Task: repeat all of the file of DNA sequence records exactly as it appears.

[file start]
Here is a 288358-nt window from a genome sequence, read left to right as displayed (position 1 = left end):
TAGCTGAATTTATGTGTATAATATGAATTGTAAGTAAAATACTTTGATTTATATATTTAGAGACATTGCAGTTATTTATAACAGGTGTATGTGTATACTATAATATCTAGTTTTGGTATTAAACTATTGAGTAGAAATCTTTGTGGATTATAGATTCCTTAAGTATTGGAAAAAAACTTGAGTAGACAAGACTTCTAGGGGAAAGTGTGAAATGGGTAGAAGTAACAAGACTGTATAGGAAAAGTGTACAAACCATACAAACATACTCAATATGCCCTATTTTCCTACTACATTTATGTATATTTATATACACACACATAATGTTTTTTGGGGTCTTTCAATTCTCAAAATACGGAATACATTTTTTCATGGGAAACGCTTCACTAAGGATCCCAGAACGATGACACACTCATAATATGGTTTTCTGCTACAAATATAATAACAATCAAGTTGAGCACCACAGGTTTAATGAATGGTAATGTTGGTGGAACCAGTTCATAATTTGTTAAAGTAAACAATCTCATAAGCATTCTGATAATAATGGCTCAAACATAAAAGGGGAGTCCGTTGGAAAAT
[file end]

Here is a 288358-nt window from a genome sequence, read left to right as displayed (position 1 = left end):
TAGCTGAATTTATGTGTATAATATGAATTGTAAGTAAAATACTTTGATTTATATATTTAGAGACATTGCAGTTATTTATAACAGGTGTATGTGTATACTATAATATCTAGTTTTGGTATTAAACTATTGAGTAGAAATCTTTGTGGATTATAGATTCCTTAAGTATTGGAAAAAAACTTGAGTAGACAAGACTTCTAGGGGAAAGTGTGAAATGGGTAGAAGTAACAAGACTGTATAGGAAAAGTGTACAAACCATACAAACATACTCAATATGCCCTATTTTCCTACTACATTTATGTATATTTATATACACACACATAATGTTTTTTGGGGTCTTTCAATTCTCAAAATACGGAATACATTTTTTCATGGGAAACGCTTCACTAAGGATCCCAGAACGATGACACACTCATAATATGGTTTTCTGCTACAAATATAATAACAATCAAGTTGAGCACCACAGGTTTAATGAATGGTAATGTTGGTGGAACCAGTTCATAATTTGTTAAAGTAAACAATCTCATAAGCATTCTGATAATAATGGCTCAAACATAAAAGGGGAGTCCGTTGGAAAAT